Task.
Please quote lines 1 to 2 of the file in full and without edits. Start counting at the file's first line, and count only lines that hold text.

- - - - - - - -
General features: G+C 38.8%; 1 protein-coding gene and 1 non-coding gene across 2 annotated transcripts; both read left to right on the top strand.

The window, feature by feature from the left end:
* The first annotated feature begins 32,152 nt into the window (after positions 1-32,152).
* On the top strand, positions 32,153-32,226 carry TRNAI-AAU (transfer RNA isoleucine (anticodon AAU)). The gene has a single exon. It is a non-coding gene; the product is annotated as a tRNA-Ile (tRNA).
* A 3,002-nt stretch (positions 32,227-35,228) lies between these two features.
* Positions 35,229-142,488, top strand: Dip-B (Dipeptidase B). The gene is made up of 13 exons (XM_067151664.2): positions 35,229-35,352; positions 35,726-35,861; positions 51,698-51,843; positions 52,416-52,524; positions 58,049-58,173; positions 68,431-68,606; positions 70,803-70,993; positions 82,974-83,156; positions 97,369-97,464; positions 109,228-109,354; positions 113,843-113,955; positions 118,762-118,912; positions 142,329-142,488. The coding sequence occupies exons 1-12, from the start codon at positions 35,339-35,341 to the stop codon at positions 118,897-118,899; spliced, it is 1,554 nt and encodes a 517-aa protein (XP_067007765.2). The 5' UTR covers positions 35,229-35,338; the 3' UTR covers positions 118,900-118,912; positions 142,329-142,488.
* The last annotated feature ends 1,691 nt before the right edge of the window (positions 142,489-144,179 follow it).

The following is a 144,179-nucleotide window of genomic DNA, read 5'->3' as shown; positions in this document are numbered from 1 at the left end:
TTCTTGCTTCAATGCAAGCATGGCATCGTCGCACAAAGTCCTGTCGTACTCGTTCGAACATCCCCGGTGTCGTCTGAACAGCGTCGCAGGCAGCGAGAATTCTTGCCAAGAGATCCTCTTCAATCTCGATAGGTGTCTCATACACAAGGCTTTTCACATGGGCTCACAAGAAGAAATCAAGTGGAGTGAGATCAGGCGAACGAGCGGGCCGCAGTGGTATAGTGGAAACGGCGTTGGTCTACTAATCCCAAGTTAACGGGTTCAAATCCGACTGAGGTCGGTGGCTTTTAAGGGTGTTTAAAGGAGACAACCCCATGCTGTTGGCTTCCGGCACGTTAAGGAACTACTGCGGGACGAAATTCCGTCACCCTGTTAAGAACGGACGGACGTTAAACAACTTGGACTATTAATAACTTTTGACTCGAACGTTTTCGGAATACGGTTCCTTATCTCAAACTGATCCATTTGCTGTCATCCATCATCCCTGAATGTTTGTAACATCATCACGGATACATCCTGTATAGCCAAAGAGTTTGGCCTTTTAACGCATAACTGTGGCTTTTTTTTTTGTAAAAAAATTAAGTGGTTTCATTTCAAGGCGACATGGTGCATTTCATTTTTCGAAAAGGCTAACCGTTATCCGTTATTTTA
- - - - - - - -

General features: G+C 38.8%; 1 protein-coding gene and 1 non-coding gene across 2 annotated transcripts; both read left to right on the top strand.

The window, feature by feature from the left end: